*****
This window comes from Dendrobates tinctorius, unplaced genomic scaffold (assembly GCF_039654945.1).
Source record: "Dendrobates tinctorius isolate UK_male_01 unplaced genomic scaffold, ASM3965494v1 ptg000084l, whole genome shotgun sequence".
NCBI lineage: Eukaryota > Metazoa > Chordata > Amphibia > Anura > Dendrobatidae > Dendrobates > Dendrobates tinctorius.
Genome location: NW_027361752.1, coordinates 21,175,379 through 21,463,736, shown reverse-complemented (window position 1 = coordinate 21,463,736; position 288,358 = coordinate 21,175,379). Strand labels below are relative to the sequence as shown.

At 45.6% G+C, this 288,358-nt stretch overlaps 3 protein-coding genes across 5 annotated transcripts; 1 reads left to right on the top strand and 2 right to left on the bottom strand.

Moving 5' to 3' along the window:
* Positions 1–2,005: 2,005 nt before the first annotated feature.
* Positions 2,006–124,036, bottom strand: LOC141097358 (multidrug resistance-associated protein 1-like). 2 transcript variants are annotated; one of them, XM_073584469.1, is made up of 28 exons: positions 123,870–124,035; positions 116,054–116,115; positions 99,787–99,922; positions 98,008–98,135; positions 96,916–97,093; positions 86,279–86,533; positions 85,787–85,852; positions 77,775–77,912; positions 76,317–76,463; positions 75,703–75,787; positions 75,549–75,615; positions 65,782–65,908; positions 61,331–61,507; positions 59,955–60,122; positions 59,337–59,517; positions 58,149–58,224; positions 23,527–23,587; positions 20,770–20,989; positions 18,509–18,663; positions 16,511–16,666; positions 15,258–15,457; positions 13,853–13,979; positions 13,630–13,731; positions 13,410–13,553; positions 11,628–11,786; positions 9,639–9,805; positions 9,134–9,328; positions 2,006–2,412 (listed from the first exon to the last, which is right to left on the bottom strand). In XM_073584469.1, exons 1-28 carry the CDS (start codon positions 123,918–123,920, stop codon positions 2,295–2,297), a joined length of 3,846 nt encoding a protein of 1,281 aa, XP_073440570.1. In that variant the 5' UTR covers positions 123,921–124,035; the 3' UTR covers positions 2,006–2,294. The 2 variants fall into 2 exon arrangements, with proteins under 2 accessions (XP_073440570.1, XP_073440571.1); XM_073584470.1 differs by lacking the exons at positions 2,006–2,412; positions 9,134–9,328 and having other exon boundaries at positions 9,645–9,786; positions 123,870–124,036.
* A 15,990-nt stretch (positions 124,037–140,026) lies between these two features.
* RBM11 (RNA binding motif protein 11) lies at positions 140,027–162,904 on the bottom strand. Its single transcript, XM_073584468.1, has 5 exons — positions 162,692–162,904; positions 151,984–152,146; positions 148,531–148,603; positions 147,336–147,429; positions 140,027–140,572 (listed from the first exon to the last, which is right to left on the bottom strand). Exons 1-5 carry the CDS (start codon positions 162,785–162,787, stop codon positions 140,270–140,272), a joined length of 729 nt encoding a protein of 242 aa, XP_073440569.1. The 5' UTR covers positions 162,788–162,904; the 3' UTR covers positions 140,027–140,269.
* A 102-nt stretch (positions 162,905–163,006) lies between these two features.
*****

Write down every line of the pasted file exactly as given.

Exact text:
This window comes from Dendrobates tinctorius, unplaced genomic scaffold (assembly GCF_039654945.1).
Source record: "Dendrobates tinctorius isolate UK_male_01 unplaced genomic scaffold, ASM3965494v1 ptg000084l, whole genome shotgun sequence".
NCBI lineage: Eukaryota > Metazoa > Chordata > Amphibia > Anura > Dendrobatidae > Dendrobates > Dendrobates tinctorius.
Genome location: NW_027361752.1, coordinates 21,175,379 through 21,463,736, shown reverse-complemented (window position 1 = coordinate 21,463,736; position 288,358 = coordinate 21,175,379). Strand labels below are relative to the sequence as shown.

At 45.6% G+C, this 288,358-nt stretch overlaps 3 protein-coding genes across 5 annotated transcripts; 1 reads left to right on the top strand and 2 right to left on the bottom strand.

Moving 5' to 3' along the window:
* Positions 1–2,005: 2,005 nt before the first annotated feature.
* Positions 2,006–124,036, bottom strand: LOC141097358 (multidrug resistance-associated protein 1-like). 2 transcript variants are annotated; one of them, XM_073584469.1, is made up of 28 exons: positions 123,870–124,035; positions 116,054–116,115; positions 99,787–99,922; positions 98,008–98,135; positions 96,916–97,093; positions 86,279–86,533; positions 85,787–85,852; positions 77,775–77,912; positions 76,317–76,463; positions 75,703–75,787; positions 75,549–75,615; positions 65,782–65,908; positions 61,331–61,507; positions 59,955–60,122; positions 59,337–59,517; positions 58,149–58,224; positions 23,527–23,587; positions 20,770–20,989; positions 18,509–18,663; positions 16,511–16,666; positions 15,258–15,457; positions 13,853–13,979; positions 13,630–13,731; positions 13,410–13,553; positions 11,628–11,786; positions 9,639–9,805; positions 9,134–9,328; positions 2,006–2,412 (listed from the first exon to the last, which is right to left on the bottom strand). In XM_073584469.1, exons 1-28 carry the CDS (start codon positions 123,918–123,920, stop codon positions 2,295–2,297), a joined length of 3,846 nt encoding a protein of 1,281 aa, XP_073440570.1. In that variant the 5' UTR covers positions 123,921–124,035; the 3' UTR covers positions 2,006–2,294. The 2 variants fall into 2 exon arrangements, with proteins under 2 accessions (XP_073440570.1, XP_073440571.1); XM_073584470.1 differs by lacking the exons at positions 2,006–2,412; positions 9,134–9,328 and having other exon boundaries at positions 9,645–9,786; positions 123,870–124,036.
* A 15,990-nt stretch (positions 124,037–140,026) lies between these two features.
* RBM11 (RNA binding motif protein 11) lies at positions 140,027–162,904 on the bottom strand. Its single transcript, XM_073584468.1, has 5 exons — positions 162,692–162,904; positions 151,984–152,146; positions 148,531–148,603; positions 147,336–147,429; positions 140,027–140,572 (listed from the first exon to the last, which is right to left on the bottom strand). Exons 1-5 carry the CDS (start codon positions 162,785–162,787, stop codon positions 140,270–140,272), a joined length of 729 nt encoding a protein of 242 aa, XP_073440569.1. The 5' UTR covers positions 162,788–162,904; the 3' UTR covers positions 140,027–140,269.
* A 102-nt stretch (positions 162,905–163,006) lies between these two features.